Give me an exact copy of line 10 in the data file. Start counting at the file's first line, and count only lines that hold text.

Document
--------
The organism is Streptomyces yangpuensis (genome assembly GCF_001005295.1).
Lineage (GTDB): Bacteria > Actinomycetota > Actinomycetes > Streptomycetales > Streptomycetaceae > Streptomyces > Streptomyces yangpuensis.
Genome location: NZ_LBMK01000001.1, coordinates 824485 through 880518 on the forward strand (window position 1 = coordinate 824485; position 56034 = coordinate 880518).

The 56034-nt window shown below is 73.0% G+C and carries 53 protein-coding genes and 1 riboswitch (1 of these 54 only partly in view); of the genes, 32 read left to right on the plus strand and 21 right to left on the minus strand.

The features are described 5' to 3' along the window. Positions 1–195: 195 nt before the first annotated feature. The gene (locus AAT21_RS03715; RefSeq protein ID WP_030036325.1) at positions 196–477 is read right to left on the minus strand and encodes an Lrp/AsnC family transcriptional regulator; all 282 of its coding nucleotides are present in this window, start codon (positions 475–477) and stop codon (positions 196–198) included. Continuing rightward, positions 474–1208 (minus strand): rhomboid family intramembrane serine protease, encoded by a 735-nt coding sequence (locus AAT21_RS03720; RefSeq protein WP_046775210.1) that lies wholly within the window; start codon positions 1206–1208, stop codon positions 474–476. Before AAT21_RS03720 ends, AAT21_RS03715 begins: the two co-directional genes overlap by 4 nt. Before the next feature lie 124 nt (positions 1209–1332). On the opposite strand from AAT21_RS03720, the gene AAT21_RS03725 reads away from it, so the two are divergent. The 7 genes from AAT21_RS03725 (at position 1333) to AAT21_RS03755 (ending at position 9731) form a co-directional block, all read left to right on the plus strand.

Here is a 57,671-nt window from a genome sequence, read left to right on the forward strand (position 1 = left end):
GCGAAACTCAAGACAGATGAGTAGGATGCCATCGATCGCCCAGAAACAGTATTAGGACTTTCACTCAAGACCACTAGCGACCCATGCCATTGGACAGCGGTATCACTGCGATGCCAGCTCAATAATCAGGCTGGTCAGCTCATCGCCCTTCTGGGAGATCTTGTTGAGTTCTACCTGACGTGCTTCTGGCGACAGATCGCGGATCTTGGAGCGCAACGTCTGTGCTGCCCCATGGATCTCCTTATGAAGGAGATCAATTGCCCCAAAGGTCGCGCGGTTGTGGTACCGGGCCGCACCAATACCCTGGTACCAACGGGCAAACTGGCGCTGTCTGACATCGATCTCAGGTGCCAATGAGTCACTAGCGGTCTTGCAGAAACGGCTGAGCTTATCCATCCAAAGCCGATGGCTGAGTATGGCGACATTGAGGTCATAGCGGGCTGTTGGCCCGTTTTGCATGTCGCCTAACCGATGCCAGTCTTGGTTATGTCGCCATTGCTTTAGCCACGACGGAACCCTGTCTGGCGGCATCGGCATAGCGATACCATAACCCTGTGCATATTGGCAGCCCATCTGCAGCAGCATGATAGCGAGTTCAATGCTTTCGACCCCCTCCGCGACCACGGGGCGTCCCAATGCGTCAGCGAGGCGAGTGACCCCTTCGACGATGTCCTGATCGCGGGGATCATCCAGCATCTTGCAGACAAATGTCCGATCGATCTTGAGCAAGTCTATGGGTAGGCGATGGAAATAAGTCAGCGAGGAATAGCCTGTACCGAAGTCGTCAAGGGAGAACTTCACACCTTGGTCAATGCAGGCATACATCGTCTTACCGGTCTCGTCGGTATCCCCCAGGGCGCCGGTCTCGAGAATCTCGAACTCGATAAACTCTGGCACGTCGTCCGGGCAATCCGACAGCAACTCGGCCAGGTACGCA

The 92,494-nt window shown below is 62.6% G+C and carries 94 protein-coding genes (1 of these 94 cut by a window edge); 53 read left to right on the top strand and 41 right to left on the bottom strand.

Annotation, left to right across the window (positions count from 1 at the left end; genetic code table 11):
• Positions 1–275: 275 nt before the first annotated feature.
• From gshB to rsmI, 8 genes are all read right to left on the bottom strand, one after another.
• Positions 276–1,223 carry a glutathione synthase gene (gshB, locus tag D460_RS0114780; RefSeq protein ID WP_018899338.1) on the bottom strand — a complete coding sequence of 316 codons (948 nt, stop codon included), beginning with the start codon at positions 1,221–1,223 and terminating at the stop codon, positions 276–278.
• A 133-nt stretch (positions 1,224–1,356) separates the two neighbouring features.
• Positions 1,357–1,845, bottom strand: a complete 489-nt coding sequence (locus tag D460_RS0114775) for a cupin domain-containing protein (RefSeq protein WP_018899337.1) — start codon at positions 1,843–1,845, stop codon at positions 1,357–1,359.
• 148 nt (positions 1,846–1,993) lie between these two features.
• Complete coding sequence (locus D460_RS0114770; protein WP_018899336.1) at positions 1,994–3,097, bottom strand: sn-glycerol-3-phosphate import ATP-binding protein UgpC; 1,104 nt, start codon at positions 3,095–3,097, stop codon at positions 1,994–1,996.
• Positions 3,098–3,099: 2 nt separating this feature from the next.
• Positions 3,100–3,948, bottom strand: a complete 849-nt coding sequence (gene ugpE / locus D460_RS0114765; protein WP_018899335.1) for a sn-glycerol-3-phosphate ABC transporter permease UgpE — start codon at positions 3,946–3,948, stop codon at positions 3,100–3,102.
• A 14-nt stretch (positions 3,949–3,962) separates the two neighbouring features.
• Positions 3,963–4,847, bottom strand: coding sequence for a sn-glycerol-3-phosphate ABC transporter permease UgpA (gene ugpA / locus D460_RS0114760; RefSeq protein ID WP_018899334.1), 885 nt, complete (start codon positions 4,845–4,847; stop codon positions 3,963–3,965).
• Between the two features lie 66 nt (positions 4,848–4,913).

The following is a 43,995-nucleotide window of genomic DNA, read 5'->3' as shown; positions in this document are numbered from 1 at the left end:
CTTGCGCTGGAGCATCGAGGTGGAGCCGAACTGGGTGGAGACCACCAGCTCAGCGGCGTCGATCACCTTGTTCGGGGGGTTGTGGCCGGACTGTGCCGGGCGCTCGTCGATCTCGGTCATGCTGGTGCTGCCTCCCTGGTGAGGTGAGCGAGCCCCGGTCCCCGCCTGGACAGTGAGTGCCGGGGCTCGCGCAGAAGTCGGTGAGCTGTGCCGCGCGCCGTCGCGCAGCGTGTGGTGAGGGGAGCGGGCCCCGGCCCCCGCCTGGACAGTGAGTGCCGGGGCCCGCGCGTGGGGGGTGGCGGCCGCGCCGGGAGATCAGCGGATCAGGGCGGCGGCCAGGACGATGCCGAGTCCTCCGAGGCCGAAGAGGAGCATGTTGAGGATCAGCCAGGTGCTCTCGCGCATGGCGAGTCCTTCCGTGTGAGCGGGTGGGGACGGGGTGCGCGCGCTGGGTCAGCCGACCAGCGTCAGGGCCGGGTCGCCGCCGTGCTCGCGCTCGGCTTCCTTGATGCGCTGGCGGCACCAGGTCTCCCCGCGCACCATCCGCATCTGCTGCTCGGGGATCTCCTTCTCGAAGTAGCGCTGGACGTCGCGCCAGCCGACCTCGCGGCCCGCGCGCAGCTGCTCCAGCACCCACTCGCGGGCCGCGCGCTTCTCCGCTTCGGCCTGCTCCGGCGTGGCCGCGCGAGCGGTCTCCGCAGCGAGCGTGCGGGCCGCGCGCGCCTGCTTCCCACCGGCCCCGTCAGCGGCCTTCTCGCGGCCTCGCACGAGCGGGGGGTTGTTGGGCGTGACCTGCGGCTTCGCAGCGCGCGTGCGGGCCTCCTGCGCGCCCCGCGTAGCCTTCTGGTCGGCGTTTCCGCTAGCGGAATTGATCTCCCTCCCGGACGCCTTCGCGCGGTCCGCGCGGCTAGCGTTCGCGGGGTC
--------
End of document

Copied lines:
• Positions 1–275: 275 nt before the first annotated feature.